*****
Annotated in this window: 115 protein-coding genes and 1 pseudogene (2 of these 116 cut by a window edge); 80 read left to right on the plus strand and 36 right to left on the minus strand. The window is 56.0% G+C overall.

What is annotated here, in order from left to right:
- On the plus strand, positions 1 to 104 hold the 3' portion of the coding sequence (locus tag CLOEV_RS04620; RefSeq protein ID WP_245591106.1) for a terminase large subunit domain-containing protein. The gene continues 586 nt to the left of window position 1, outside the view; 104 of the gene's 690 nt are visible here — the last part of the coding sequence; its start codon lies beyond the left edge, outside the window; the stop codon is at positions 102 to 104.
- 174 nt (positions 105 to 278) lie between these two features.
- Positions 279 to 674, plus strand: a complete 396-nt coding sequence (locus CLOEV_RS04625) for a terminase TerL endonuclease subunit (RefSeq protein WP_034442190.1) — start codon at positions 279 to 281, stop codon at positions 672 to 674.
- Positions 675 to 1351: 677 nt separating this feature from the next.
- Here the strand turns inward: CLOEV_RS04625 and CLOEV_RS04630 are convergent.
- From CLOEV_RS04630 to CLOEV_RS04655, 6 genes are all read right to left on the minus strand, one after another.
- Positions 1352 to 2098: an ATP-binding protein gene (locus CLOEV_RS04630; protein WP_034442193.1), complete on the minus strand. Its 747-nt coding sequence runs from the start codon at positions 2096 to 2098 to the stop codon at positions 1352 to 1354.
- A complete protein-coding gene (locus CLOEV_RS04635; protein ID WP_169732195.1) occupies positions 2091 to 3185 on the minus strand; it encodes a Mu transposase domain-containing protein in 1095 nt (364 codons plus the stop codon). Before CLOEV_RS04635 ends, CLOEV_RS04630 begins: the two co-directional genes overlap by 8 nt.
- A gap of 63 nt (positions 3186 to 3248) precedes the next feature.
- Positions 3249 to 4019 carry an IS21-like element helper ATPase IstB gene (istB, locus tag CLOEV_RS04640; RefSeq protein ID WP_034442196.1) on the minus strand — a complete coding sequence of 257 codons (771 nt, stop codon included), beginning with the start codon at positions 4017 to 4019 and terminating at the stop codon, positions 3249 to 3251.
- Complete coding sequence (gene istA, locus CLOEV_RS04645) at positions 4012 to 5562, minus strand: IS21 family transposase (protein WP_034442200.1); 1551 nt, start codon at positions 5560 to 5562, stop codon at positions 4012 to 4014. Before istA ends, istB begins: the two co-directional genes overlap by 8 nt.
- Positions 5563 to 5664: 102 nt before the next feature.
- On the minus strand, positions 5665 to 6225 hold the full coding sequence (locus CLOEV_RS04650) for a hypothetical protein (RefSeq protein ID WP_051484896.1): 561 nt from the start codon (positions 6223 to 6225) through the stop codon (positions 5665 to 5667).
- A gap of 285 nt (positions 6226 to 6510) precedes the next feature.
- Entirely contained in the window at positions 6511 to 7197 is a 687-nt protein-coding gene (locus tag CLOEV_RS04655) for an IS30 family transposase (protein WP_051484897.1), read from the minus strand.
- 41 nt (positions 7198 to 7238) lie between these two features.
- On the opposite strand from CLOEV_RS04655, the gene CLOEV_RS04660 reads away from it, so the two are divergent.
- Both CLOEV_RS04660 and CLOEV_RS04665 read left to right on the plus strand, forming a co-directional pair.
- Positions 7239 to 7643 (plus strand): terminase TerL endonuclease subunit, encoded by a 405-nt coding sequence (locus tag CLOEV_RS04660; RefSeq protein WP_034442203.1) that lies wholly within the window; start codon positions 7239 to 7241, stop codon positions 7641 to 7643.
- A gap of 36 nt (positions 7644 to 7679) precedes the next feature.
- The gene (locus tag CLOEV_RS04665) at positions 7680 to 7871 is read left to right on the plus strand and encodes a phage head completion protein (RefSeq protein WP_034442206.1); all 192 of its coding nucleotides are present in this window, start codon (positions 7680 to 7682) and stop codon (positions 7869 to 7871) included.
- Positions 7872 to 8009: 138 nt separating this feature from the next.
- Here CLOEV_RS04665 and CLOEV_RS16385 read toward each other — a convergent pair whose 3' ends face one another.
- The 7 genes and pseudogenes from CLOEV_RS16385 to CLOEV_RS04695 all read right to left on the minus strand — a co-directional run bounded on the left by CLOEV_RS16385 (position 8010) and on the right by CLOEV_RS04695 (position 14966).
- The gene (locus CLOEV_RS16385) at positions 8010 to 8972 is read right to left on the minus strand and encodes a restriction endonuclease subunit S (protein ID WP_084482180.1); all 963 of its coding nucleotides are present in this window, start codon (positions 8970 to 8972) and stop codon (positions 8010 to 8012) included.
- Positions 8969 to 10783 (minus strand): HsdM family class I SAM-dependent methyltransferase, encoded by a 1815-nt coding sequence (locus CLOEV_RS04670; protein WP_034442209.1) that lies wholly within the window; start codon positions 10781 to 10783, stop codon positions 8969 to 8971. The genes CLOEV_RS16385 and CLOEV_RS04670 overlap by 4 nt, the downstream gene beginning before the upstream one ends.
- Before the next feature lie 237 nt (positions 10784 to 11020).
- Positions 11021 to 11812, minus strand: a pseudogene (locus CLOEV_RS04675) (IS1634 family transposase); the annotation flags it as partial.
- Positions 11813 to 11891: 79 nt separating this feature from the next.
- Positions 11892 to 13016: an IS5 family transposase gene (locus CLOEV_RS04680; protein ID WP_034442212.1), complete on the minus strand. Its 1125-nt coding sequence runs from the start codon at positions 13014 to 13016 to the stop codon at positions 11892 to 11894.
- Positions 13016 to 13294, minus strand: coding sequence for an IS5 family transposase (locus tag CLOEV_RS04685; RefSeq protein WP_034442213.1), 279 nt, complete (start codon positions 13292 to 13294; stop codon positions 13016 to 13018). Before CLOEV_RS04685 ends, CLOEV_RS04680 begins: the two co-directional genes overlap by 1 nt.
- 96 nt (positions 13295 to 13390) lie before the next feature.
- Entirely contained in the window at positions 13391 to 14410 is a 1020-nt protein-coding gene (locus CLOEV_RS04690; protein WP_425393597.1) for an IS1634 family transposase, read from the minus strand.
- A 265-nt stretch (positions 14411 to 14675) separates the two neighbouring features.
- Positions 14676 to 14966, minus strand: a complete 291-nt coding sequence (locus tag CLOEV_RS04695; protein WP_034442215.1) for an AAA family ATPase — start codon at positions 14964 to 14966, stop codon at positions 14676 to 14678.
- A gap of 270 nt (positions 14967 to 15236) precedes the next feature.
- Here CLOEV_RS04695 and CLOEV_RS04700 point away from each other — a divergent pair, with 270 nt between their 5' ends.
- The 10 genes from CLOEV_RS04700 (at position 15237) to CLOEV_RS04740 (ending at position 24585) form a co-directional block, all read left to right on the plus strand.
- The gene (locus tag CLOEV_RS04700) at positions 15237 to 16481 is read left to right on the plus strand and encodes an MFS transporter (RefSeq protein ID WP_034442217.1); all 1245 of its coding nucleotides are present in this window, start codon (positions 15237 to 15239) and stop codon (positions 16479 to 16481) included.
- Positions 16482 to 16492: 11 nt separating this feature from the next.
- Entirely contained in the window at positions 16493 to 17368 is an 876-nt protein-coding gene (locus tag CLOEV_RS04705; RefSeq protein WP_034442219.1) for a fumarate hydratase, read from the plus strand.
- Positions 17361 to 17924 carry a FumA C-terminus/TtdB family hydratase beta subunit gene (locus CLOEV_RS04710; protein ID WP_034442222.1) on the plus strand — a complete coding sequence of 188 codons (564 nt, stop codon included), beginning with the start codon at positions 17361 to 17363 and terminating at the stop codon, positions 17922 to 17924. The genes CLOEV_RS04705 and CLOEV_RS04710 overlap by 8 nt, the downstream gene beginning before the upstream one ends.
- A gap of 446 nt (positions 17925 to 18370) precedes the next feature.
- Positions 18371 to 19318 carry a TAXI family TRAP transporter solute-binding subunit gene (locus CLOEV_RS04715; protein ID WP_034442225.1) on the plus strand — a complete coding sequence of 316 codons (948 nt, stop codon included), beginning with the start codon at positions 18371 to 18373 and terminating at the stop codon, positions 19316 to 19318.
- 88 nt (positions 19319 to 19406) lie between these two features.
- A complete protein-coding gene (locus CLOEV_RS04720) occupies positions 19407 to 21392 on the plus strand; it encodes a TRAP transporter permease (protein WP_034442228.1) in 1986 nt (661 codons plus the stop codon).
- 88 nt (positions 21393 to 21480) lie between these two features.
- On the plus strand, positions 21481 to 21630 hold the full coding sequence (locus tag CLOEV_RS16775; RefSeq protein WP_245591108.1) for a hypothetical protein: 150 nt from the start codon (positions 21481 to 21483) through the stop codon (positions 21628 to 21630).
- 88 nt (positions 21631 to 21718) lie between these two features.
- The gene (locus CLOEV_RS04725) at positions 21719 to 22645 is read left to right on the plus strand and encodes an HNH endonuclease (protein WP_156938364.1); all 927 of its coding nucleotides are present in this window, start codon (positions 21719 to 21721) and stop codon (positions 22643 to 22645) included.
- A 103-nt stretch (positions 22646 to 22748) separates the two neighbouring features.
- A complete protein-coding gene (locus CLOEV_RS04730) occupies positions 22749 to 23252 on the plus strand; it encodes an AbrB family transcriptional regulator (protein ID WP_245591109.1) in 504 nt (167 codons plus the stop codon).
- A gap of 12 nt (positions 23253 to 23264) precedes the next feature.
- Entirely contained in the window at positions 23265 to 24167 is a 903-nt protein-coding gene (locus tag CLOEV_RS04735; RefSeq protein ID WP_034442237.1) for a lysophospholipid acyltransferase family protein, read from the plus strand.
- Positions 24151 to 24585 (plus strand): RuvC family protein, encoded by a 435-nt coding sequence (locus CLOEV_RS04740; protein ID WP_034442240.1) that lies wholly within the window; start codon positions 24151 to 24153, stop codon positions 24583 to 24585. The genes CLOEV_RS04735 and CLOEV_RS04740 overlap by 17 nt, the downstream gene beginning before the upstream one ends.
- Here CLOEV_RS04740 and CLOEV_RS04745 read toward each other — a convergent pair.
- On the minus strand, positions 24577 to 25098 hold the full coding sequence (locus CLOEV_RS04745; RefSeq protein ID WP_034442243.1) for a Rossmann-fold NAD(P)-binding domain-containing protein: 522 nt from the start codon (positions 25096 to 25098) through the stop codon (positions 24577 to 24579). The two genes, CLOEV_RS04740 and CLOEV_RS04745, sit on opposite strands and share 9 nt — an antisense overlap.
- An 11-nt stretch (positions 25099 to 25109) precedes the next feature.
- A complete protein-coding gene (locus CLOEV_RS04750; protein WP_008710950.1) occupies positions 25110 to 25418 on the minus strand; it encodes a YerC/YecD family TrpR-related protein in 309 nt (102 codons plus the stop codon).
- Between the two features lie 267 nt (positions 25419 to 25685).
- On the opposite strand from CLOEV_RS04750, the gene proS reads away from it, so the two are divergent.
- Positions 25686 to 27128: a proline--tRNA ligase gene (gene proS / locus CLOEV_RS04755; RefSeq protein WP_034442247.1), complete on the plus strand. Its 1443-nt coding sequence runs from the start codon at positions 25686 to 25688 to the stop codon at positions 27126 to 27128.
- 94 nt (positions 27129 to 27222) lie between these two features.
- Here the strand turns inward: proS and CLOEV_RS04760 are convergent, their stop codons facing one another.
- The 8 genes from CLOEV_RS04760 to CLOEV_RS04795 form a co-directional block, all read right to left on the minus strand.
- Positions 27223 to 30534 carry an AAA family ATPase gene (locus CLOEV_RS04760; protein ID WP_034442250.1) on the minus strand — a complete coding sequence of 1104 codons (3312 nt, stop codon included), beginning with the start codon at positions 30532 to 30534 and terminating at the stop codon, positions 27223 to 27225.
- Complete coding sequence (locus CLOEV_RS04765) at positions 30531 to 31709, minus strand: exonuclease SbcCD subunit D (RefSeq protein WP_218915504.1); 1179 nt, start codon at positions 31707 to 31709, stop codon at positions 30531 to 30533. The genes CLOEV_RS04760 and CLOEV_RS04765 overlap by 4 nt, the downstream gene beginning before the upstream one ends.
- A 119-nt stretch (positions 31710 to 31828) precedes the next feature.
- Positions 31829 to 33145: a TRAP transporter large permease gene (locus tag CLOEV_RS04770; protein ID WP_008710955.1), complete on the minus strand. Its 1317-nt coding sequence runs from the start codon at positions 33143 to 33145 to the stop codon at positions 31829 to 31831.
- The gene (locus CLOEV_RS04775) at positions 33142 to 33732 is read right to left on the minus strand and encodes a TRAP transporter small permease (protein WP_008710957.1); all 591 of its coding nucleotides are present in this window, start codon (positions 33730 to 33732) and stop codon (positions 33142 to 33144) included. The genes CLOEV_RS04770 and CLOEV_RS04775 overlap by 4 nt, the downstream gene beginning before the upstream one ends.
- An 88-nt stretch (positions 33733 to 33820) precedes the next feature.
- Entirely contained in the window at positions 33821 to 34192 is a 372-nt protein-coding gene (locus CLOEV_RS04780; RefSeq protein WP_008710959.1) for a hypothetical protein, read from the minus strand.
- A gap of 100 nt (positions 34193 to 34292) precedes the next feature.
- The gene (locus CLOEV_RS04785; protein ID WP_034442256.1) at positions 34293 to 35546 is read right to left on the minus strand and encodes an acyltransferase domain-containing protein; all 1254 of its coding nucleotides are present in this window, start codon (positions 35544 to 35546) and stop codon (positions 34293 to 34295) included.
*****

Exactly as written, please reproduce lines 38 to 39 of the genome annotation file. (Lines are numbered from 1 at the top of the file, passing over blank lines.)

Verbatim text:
- A gap of 270 nt (positions 14967 to 15236) precedes the next feature.
- Here CLOEV_RS04695 and CLOEV_RS04700 point away from each other — a divergent pair, with 270 nt between their 5' ends.